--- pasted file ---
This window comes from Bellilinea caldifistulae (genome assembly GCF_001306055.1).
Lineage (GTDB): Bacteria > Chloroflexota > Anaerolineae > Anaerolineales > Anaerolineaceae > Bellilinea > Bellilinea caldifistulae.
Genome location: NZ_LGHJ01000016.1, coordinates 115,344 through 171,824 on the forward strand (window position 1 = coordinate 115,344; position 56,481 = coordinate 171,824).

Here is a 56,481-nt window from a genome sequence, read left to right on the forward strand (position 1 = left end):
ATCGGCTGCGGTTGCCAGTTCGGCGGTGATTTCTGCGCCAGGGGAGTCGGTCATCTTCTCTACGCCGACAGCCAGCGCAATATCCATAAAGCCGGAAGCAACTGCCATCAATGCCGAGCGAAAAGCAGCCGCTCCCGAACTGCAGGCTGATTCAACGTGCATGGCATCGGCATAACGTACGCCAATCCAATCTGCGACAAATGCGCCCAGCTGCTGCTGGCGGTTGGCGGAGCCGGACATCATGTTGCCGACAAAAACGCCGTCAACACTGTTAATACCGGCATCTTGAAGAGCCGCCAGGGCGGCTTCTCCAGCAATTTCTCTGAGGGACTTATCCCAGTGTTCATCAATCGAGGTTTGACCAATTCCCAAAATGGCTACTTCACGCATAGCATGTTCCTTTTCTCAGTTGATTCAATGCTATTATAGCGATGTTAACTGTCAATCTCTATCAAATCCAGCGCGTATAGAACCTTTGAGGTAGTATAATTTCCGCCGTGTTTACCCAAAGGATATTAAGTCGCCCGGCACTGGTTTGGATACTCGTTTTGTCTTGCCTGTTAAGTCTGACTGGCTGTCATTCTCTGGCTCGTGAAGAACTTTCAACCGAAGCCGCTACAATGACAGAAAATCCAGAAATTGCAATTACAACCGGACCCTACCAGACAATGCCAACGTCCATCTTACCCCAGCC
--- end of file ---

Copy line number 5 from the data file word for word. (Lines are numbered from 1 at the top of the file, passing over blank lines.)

ATCGGCTGCGGTTGCCAGTTCGGCGGTGATTTCTGCGCCAGGGGAGTCGGTCATCTTCTCTACGCCGACAGCCAGCGCAATATCCATAAAGCCGGAAGCAACTGCCATCAATGCCGAGCGAAAAGCAGCCGCTCCCGAACTGCAGGCTGATTCAACGTGCATGGCATCGGCATAACGTACGCCAATCCAATCTGCGACAAATGCGCCCAGCTGCTGCTGGCGGTTGGCGGAGCCGGACATCATGTTGCCGACAAAAACGCCGTCAACACTGTTAATACCGGCATCTTGAAGAGCCGCCAGGGCGGCTTCTCCAGCAATTTCTCTGAGGGACTTATCCCAGTGTTCATCAATCGAGGTTTGACCAATTCCCAAAATGGCTACTTCACGCATAGCATGTTCCTTTTCTCAGTTGATTCAATGCTATTATAGCGATGTTAACTGTCAATCTCTATCAAATCCAGCGCGTATAGAACCTTTGAGGTAGTATAATTTCCGCCGTGTTTACCCAAAGGATATTAAGTCGCCCGGCACTGGTTTGGATACTCGTTTTGTCTTGCCTGTTAAGTCTGACTGGCTGTCATTCTCTGGCTCGTGAAGAACTTTCAACCGAAGCCGCTACAATGACAGAAAATCCAGAAATTGCAATTACAACCGGACCCTACCAGACAATGCCAACGTCCATCTTACCCCAGCC